The GigaSpaces Session Filter
The web application configuration should include the GigaSpaces Session Filter. This filter interacts with the GigaSpaces session manager that store the session content within the data grid. It maintains a temporary cache to reduce remote activity with the data grid.
Session Replication across different JEE Containers
The HTTP session stored within XAP in an agnostic neutral structure. This allows XAP HTTP Session Manager to share the session between different JEE Containers. For example between IBM Websphere version 7 and IBM Websphere version 8 , or between Tomcat 6 and Tomcat 7. In the same way the same HTTP session may be shared between IBM Websphere and Jboss/Tomcat/Weblogic/etc.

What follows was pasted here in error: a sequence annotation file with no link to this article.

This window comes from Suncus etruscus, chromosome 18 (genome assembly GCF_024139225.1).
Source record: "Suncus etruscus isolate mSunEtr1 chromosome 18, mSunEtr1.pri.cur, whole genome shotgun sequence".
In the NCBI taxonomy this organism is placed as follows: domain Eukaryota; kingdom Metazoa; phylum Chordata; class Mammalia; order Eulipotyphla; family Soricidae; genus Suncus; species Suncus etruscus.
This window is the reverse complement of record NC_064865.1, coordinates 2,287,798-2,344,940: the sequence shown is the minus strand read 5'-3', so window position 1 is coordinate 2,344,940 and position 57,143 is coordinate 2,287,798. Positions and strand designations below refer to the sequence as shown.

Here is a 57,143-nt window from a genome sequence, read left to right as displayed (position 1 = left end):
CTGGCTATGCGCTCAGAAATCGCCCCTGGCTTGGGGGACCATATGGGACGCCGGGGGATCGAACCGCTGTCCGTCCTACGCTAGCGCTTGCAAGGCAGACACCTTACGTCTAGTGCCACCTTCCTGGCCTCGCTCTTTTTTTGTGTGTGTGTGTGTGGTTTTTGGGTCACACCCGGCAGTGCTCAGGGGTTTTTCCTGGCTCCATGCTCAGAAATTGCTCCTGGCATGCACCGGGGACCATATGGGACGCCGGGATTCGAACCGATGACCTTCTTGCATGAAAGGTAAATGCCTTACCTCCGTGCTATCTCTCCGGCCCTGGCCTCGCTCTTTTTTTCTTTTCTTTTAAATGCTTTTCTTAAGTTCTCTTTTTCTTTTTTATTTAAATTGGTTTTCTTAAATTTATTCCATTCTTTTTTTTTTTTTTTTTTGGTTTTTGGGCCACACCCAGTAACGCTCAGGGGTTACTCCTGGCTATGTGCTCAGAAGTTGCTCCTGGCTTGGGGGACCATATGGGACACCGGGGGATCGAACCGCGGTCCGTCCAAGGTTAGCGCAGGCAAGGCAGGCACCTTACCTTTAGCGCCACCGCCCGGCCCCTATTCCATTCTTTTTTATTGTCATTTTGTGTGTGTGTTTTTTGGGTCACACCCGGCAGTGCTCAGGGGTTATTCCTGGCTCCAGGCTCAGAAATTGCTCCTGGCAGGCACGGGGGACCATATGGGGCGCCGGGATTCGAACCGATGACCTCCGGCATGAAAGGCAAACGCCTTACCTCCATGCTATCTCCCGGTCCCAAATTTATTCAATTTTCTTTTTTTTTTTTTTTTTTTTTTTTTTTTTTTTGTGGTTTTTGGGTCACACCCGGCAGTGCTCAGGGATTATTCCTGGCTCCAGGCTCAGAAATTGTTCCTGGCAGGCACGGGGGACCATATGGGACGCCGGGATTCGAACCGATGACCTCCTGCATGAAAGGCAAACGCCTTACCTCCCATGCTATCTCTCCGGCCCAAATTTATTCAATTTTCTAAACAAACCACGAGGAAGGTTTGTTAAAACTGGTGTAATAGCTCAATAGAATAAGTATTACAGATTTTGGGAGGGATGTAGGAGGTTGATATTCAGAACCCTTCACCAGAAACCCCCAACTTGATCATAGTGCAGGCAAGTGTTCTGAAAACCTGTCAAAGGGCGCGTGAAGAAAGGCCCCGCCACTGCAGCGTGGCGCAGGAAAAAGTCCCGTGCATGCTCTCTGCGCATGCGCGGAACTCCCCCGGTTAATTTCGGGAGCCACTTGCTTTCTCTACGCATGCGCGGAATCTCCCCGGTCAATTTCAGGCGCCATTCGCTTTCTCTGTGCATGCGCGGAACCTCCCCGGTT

Session Replication across different Data-Centers
The following diagram depicts a common use case where there are multiple data centers connected across the WAN, and each is running a different type of web server.
The XAP Global HTTP Session Sharing architecture allows users to deploy their web application across these multiple data centers where the session is shared in real-time and in a transparent manner. The HTTP session is also backed by a data grid cluster within each data center for fault tolerance and high-availability.
With this solution, there is no need to deploy a database to store the session, so you avoid the use of expensive database replication across multiple sites. Setting up XAP for session sharing between each site is simple and does not involve any code changes to the application.
The below diagram shows a more detailed view of the IMDG deployment. In this case, there are multiple partitions for high scalability, as well as backup instances for redundancy. The WAN Gateway is also deployed and shows replication between remote site.
The end-to-end path between the two data center nodes includes the servlet and GigaSpaces filters, and the IMDG with local cache and WAN Gateway.